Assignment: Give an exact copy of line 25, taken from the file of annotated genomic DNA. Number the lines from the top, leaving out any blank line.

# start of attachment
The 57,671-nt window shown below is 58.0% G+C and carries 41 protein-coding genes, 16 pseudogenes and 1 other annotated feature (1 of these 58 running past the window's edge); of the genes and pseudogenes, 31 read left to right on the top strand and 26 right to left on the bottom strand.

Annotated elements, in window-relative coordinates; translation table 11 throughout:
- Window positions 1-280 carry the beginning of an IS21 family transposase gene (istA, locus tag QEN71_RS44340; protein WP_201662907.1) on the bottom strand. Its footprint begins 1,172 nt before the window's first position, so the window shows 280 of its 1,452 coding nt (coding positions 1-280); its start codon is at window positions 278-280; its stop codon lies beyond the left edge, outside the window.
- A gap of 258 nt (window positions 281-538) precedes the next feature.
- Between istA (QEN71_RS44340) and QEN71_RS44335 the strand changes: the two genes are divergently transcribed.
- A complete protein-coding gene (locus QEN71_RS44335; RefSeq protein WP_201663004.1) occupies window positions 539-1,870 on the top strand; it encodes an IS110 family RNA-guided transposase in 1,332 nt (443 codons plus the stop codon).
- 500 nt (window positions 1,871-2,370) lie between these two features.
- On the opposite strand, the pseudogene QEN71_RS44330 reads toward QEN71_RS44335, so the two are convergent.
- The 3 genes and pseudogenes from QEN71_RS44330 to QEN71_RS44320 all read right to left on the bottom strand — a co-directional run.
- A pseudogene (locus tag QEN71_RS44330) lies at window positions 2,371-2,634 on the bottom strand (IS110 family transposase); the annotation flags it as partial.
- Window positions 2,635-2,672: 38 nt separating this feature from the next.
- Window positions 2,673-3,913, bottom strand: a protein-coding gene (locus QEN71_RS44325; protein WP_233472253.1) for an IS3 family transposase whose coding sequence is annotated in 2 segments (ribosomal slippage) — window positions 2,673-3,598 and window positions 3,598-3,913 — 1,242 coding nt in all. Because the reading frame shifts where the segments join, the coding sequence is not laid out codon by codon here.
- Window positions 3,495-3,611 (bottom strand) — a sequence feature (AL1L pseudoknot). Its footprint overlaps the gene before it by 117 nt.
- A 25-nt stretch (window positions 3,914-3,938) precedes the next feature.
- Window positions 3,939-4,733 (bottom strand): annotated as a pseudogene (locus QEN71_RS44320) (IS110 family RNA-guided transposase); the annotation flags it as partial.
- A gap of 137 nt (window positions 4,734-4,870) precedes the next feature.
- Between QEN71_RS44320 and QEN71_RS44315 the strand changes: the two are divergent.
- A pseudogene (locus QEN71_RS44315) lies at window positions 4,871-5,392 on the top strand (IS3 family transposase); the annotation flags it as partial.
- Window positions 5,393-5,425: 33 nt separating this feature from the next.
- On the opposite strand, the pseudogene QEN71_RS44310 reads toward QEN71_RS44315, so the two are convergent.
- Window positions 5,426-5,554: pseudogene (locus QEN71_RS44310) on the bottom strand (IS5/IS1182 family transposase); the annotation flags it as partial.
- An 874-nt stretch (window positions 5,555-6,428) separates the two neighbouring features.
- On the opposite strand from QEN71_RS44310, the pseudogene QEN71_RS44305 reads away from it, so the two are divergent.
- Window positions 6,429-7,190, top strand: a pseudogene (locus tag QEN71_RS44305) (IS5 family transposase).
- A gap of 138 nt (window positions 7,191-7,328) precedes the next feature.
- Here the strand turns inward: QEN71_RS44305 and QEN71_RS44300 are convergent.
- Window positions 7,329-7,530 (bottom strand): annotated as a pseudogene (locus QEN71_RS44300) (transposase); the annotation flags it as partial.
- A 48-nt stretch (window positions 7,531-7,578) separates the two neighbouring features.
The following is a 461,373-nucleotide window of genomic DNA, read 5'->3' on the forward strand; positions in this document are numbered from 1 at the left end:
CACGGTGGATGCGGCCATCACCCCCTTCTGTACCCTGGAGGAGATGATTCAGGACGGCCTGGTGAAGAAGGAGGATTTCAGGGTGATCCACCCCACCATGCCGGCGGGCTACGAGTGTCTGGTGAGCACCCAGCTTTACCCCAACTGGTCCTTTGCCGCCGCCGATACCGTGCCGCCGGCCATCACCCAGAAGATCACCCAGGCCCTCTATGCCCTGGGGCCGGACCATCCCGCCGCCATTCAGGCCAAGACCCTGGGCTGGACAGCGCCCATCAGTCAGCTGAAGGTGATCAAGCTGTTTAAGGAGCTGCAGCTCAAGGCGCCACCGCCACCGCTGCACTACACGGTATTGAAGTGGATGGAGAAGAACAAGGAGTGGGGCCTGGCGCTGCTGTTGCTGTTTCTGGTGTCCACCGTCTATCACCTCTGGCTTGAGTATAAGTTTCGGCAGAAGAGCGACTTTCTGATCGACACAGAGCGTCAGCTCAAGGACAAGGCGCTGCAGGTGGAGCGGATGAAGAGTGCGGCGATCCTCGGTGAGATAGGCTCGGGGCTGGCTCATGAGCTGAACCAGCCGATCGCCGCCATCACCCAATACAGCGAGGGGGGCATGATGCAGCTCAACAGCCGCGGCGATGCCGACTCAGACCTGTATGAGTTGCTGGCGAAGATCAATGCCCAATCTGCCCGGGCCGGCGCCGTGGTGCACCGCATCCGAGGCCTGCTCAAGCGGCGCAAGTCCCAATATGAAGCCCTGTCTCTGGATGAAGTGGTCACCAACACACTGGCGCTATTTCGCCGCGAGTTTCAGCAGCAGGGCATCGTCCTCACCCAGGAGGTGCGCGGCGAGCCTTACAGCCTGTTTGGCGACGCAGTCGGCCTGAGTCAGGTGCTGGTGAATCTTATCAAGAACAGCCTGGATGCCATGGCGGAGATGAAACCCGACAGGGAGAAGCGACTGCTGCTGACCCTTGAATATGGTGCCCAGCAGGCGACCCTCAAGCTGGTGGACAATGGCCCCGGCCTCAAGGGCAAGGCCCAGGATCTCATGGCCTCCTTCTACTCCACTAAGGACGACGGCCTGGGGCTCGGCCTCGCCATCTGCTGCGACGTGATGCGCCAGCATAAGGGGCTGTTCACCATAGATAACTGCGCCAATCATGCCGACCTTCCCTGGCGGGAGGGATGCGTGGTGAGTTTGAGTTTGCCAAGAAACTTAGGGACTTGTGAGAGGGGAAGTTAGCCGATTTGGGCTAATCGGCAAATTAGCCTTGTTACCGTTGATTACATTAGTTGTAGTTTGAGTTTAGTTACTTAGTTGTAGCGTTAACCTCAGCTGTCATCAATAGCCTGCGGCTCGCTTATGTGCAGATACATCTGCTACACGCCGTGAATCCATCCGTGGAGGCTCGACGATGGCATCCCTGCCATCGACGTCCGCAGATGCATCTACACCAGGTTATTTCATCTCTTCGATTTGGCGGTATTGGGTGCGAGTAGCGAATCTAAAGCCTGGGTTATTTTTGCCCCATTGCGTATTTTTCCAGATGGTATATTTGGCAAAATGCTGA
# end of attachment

- A gap of 138 nt (window positions 7,191-7,328) precedes the next feature.